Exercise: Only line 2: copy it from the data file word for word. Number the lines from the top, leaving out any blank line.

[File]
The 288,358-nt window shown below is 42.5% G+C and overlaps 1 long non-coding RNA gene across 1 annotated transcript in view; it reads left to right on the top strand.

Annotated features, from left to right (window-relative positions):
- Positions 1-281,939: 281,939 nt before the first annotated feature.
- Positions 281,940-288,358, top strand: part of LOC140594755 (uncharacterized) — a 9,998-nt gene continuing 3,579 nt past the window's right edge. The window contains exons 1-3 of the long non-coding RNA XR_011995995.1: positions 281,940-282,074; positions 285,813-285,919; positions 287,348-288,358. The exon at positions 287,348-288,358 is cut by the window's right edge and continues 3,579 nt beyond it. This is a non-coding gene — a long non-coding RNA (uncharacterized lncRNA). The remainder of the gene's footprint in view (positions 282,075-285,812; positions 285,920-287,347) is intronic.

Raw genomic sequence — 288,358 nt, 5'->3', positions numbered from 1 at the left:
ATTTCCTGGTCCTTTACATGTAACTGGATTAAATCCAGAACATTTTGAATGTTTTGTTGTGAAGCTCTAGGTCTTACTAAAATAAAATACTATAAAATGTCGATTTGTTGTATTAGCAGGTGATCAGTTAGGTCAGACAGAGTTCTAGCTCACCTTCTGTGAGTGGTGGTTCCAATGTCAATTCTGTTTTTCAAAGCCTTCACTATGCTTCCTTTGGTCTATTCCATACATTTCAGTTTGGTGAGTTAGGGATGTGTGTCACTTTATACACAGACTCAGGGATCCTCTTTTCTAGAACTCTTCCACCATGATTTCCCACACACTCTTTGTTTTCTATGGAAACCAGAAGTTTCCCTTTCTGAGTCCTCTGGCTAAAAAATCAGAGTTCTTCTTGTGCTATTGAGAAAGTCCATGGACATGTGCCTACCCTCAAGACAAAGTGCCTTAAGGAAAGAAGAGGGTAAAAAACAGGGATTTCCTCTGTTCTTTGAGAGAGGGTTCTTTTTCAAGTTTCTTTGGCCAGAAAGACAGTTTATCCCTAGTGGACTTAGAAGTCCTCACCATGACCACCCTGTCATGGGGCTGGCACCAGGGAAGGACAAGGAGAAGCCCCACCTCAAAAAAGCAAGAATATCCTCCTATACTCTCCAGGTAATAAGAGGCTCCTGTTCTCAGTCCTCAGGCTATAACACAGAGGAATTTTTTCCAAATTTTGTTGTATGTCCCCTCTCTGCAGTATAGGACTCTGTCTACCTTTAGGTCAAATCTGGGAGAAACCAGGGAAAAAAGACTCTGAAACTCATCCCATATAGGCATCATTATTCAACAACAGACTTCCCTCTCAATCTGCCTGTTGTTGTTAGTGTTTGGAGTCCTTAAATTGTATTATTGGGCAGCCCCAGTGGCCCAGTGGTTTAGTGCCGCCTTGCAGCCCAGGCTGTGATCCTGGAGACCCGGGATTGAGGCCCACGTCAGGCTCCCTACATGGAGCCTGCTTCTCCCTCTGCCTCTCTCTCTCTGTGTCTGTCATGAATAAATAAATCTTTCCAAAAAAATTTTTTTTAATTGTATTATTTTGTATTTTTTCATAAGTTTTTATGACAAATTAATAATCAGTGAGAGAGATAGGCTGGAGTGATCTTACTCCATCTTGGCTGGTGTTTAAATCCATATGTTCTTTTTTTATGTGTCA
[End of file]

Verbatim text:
Annotated features, from left to right (window-relative positions):